5.5 The FSB report concludes that an international organisation with a clear mandate and adequate capacity could help maintain the international momentum on consumer protection, strengthen the connection with domestic developments, facilitate engagement with consumer advocacy groups and other relevant stakeholders, and steer the work in a productive direction. It also observes that providing a global platform for consumer protection authorities to exchange views on experiences as well as lessons learnt from the crisis would help to progress the strengthening of consumer protection polices across the FSB membership and beyond. Further, potential gaps in regulatory and supervisory frameworks could be more readily identified and explored, such as the increasing use of the internet to sell credit products where jurisdictional issues exist.

Institutional architecture for consumer protection

5.6 Countries have adopted different institutional architectures for consumer protection. These could involve a single agency responsible for both financial conduct and prudential matters, a “twin peaks” model of separate financial conduct and prudential regulators or multiple agencies responsible for covering consumer protection. Countries like Australia, Netherlands, Belgium, France, etc., have a “twin peaks” model with a consolidated regulator of markets, conduct and consumer/investor protection separate from the (consolidated) prudential supervisor for banking and insurance. In the UK, the Financial Services Authority was (FSA) split into the Prudential Regulation Authority (PRA) and the Financial Conduct Authority (FCA). Spain, Italy and Portugal also have twin peaks features in their regulatory structure. The government is also involved in many countries, especially by way of legislative frameworks for consumer protection. The financial conduct regulators are usually responsible for enforcing consumer protection laws, handling consumer complaints, conducting financial education, enhancing disclosure etc. In general, responsible lending is outlined in regulations, consumer protection laws and industry codes of conduct e.g., Canada, Hong Kong, Russia, and Turkey.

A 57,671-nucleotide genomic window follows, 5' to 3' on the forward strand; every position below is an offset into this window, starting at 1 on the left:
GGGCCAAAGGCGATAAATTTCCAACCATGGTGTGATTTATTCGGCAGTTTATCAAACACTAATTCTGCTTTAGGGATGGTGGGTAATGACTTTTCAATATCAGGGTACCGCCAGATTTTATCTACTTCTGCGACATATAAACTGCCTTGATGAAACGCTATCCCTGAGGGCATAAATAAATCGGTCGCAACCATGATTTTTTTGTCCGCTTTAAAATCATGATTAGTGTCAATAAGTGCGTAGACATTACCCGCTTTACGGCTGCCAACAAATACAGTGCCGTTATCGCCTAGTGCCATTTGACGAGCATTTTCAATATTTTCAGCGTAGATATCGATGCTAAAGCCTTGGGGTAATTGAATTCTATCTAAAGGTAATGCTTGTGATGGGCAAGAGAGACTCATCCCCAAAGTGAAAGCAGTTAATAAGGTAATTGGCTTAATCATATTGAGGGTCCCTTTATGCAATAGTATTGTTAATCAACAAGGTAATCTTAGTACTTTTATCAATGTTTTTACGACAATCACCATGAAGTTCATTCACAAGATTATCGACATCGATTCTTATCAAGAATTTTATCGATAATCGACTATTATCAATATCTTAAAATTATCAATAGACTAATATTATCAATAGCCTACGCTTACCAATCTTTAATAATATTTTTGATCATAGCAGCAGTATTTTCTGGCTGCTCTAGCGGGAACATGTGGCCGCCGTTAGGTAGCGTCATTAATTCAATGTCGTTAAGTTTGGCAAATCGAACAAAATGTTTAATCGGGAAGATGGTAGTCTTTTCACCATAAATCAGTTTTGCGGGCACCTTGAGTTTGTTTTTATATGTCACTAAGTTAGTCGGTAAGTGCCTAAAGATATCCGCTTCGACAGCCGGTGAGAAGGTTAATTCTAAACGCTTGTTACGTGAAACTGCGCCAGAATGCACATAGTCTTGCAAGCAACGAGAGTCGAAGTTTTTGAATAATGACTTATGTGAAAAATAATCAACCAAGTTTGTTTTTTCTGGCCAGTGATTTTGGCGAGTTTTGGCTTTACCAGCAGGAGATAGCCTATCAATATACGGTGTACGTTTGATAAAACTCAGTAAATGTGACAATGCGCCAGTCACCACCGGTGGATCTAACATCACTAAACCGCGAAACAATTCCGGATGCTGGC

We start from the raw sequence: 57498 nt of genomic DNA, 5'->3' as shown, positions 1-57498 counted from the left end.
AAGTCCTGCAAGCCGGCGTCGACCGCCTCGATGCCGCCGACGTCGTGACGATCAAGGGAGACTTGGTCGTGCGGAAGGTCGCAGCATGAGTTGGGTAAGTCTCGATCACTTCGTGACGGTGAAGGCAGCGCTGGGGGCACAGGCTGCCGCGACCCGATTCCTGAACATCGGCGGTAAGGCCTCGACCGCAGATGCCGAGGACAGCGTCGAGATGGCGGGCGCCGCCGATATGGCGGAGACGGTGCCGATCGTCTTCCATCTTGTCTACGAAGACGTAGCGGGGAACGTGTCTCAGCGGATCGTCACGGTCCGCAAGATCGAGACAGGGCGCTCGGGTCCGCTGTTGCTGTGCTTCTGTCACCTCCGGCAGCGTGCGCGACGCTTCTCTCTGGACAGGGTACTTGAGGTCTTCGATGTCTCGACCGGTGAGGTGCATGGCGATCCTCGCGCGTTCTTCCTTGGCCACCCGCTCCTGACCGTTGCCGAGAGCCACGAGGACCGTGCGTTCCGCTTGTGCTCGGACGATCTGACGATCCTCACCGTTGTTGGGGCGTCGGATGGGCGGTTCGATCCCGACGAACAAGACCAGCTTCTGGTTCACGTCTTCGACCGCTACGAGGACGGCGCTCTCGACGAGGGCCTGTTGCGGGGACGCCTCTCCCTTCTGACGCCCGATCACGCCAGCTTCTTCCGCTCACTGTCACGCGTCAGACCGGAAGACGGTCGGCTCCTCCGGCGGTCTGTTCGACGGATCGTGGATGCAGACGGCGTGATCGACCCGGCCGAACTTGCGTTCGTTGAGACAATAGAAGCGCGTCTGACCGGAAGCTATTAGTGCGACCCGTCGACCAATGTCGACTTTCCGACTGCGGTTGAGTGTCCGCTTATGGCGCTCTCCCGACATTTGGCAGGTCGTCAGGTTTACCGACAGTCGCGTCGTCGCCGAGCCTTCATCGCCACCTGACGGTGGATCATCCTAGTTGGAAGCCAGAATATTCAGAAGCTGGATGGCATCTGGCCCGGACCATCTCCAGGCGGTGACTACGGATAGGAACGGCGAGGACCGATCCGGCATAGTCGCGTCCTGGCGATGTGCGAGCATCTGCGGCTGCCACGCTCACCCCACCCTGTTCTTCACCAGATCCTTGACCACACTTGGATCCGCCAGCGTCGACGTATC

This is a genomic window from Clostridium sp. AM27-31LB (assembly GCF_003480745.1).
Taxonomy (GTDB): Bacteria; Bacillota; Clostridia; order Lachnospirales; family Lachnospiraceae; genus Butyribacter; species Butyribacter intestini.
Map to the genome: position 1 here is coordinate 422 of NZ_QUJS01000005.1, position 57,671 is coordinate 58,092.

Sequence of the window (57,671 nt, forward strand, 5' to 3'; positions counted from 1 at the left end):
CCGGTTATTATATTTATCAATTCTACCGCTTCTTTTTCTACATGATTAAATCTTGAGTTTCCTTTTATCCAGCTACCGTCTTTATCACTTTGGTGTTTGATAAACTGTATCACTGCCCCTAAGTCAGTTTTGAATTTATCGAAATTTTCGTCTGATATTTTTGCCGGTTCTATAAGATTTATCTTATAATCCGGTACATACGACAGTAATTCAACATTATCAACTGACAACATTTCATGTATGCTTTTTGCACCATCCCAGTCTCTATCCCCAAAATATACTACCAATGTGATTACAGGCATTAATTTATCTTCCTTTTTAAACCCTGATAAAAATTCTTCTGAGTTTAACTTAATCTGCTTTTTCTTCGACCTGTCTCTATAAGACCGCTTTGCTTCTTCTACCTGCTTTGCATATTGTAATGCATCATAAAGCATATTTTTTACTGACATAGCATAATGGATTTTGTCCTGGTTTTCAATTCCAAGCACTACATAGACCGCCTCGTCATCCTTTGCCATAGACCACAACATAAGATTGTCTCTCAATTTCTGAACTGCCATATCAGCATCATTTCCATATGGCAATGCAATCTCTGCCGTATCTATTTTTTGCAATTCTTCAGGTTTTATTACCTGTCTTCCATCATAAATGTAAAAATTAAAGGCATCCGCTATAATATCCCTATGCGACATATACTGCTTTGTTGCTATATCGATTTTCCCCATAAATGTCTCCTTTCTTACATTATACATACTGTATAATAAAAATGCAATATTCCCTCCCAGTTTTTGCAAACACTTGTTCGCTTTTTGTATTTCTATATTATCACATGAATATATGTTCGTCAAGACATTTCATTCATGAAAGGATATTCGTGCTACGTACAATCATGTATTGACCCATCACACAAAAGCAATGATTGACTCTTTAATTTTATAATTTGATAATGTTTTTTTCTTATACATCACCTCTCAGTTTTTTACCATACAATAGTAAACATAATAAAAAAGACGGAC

5.7 As per the FSB report, in some jurisdictions, financial consumer protection is not an explicit goal; rather, prudential supervisory measures are seen as protecting consumers indirectly and implicitly (e.g., in Germany, the Federal Financial Supervisory Authority (BaFin) is responsible for ensuring financial institutions are in compliance with banking regulations which include the interests of investors and consumers, but consumer protection is not an explicit objective. BaFin’s primary objective is to ensure the proper functioning, stability and integrity of the German financial system).

5.8 Prudential tools such as credit underwriting standards are also used in a number of jurisdictions to indirectly influence consumer credit providers to lend responsibly, e.g., Australia, Canada, Hong Kong, and Switzerland. Often consumer credit providers are also required to conduct checks with credit registers to assess the credit worthiness of borrowers e.g., China, Germany, Hong Kong, Singapore.

Engagement of consumer groups

5.9 According to the FSB Report17, countries like France, Russia, UK, and US have established a formal process for engaging consumer groups to understand the consumer perspective so as to maintain effective and robust consumer protection framework. The process also helps in regulation by offering an early warning of potential risks to consumer protection. In the US, consumer advocacy organisations have a formal advisory role in at least three ways: (i) under federal rulemaking procedures, proposed regulations issued by the Consumer Finance Protection Bureau (CFPB) as well as by other federal agencies are published in the Federal Register for a formal comment period (ii) the CFPB has established an Office of Community Affairs which meets regularly with consumer groups, civil rights organisations, and other stakeholders to discuss the spectrum of relevant consumer financial protection issues (iii) As mandated by the Dodd-Frank Act, the CFPB has set up a Consumer Advisory Board, which will include consumer protection experts, to advise, consult with, and provide information to the CFPB.

Inter-agency coordination mechanisms

5.10 The FSB report indicates that where multiple agencies are responsible for consumer finance protection, the agencies have established coordination mechanisms. E.g., in Brazil, the various agencies have entered into an agreement for the exchange of information and technical and institutional support, with the objective of promoting coordinated actions regarding consumer protection. In the US, the CFPB has entered into information-sharing agreements with the federal prudential supervisors, as well as a number of state banking and financial regulators. The Dodd-Frank Act also requires additional agreements with respect to the overlapping authorities of the CFPB and Federal Trade Commission (FTC). The CFPB and the prudential regulators are also required to coordinate and consult with one another regarding examination, enforcement, and rulemaking matters.

Consumer Awareness